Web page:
From Crains New York:
The City Council is looking to amend the law governing street vendors, with both sides of the debate—vendors and stores—looking for legislative relief. Vendors want the cap on licenses lifted, while neighborhood retailers want to restrict vendors from operating directly in front of their stores.
The leader of the reform movement in the council is Councilwoman Julissa Ferreras-Copeland, who is arguing for a balance. One measure being discussed would limit where vendors could set up shop. For example, Ferreras-Copeland said, the rules might prevent five fruit vendors from working on the same block, or a fruit vendor from setting up in front of a fruit store.
“We have to regulate vendors without hurting the brick-and-mortar [businesses] in our community,” she said.
However, there is one significant roadblock to the vendor-location reform that Ferreras-Copeland appears to be advocating: a 1943 court decision that council lawyers feel restricts their ability to restrain vendors from operating outside of retail stores. Does this little-known ruling tie the council’s hands?
We examined this decision—Good Humor v. New York—carefully. Leaving aside that it is 73 years old, it doesn’t appear that what the court said in 1943 is an insurmountable obstacle to the balance that the council member would like to achieve.
In the first place, the old case was directed at legislation that banned on all street peddling. At the same time, the court also said that the city’s rationale for the ban—restricting competition—was too broad, as peddling was a recognized feature of city life: “Certainly that power is not broad enough to prohibit use of the street for a lawful business, recognized by statute, for the sole purpose of protecting rent payers and taxpayers against competition from others who do not pay rent or taxes,” the court wrote.
But the court also recognized that the city could restrict vendors if it had legitimate reasons that were not directly related to competitive factors. As the court opined, “The question here presented is whether the Local Law is reasonably calculated to promote such ‘other or additional purposes’ …”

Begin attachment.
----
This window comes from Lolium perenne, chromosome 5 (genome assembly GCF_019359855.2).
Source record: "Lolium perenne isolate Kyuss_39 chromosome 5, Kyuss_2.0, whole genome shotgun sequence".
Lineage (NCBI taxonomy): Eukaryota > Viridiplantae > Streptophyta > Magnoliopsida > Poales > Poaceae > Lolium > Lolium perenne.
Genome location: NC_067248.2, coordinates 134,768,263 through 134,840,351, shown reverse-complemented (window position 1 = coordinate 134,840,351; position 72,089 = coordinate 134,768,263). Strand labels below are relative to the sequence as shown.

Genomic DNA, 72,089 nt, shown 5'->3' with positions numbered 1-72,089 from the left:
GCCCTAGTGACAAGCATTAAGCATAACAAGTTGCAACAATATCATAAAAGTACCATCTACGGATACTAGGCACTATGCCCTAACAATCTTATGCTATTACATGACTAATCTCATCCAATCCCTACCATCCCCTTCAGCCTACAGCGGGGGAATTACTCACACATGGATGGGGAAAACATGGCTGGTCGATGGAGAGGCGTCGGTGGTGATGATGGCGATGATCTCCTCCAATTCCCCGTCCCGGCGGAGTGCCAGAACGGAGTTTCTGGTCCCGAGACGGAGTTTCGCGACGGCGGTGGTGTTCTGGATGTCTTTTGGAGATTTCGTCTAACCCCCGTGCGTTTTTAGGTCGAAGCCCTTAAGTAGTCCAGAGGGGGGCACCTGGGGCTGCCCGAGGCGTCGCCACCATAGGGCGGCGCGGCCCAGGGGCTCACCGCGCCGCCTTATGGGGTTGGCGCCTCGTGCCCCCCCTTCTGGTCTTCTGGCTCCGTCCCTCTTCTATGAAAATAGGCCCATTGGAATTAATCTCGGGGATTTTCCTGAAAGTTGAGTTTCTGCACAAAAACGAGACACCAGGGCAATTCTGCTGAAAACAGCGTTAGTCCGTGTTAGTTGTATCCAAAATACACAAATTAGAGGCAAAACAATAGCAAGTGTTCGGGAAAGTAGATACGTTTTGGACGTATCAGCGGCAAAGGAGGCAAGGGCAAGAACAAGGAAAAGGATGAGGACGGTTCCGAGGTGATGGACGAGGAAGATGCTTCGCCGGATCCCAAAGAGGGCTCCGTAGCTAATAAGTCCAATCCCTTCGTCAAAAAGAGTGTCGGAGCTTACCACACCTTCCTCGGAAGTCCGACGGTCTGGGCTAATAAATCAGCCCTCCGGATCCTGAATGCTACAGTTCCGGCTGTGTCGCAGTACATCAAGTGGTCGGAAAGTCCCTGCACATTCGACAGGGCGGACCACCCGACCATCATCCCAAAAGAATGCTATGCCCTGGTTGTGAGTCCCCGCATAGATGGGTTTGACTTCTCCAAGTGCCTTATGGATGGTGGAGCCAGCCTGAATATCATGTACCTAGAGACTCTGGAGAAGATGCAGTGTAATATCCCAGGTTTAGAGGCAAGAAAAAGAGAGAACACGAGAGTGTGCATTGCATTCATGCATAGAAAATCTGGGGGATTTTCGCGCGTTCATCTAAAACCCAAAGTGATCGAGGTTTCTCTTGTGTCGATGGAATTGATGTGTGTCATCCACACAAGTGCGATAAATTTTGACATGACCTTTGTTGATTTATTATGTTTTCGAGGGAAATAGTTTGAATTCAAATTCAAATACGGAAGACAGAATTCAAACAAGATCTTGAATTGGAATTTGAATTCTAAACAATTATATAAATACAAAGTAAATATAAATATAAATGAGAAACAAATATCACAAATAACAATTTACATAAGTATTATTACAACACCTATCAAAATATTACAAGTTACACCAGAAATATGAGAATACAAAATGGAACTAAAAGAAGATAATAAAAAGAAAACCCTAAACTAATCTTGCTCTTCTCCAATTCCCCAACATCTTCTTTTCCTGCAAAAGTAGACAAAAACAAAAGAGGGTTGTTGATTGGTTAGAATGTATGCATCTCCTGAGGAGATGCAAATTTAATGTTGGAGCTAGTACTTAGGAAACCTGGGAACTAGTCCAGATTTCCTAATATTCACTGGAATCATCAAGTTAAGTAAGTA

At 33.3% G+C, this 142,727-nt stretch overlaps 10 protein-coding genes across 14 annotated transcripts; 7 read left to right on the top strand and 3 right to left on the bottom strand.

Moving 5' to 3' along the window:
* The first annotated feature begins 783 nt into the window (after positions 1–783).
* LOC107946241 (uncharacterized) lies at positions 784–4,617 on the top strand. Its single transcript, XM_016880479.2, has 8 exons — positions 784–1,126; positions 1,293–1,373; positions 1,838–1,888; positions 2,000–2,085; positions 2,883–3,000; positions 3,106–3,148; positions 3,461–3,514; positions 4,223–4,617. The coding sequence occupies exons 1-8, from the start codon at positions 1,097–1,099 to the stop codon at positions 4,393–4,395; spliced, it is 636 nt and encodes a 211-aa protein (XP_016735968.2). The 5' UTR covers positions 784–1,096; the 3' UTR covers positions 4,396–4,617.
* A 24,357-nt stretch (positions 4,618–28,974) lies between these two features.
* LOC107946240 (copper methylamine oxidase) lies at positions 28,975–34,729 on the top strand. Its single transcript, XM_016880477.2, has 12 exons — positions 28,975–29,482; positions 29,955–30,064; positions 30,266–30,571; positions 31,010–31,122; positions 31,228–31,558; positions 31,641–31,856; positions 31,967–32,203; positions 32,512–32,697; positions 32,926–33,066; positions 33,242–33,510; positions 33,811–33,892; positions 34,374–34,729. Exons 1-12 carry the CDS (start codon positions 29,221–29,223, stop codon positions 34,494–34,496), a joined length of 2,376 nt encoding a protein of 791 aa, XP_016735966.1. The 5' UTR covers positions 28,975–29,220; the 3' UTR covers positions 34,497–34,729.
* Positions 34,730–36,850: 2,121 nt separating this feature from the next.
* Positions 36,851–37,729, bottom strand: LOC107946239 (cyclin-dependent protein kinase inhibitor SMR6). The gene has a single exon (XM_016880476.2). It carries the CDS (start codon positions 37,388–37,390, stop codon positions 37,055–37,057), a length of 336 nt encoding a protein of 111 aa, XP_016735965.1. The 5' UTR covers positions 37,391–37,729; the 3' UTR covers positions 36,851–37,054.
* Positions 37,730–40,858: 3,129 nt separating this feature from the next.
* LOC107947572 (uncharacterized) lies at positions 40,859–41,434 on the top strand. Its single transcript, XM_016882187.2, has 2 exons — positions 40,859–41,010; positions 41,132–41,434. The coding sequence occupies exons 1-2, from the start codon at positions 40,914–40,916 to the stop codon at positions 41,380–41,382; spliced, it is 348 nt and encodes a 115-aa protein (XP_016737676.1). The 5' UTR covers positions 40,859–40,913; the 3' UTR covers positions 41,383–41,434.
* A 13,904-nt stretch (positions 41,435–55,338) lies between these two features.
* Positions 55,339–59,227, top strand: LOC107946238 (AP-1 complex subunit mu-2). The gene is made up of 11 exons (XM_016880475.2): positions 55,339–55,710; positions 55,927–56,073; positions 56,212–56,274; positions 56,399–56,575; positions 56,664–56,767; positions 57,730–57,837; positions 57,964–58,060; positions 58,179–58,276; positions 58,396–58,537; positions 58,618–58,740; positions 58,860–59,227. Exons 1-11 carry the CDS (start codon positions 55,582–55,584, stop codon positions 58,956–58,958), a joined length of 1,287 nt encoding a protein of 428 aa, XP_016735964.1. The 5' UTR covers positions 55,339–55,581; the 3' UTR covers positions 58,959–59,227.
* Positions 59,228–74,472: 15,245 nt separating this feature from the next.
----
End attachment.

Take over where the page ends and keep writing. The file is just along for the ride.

One of the most salient criteria the city uses for the restriction of uses in general relates to the issue of public health. In fact, the ancient court decision cites this a number of times. Ironically, when it comes to restricting vending, the city has enacted law that just does that—and uses health as its main justification.
In 2008 the city passed so-called Green Cart legislation that added 1,000 produce peddlers to city streets. However, according to the statute, these carts were only to operate in designated “underserved areas” that the city identified and embedded in the law. As then Department of Health Commissioner Thomas Frieden testified: “Green Cart vendors found operating outside their designated areas will be considered operating without a permit and could have their carts and goods seized.”
The green-carts law underscores the fact that under its broad statutory authority—and in particular to advance public health—the city can restrict vendor locations for the overall public good. There is, however, an even more compelling rationale.
The city’s Fresh Program, designed to increase access to supermarkets, recognized that supermarket preservation is a key to improving health. It stemmed from a study showing many low-income areas across the city were underserved by full-line neighborhood grocery stores. Lack of nutritious, affordable, fresh food in these neighborhoods has been linked to higher rates of heart disease, diabetes and obesity.
Peddlers, by hurting supermarket retention and growth (a produce peddler can cost a supermarket anywhere from $5,000 to $7,000 per week in revenue), harm food markets that sell not only produce but a wide range of other healthful foods. Under the aegis of the promotion of public health—a precedent set by the green carts legislation—the city has wide authority to decide where carts are located.
Legal opinions aside, if the council still feels constrained by the Good Humor decision, it can, through its unique political leverage, negotiate location restrictions with the vendor group that badly wants to have an increase in the number of licenses. Or it can bargain for enforcement that their group would find less onerous.
Any reform, then, of the peddler law that fails to include a restriction on vendor locations as they pertain to supermarkets, green grocers and healthy bodegas is a failure of will that ignores the needs of food retailers and the New Yorkers that rely on them for providing healthy food options.
Brad Gerstman is a spokesman for the New York Association of Grocery Stores.
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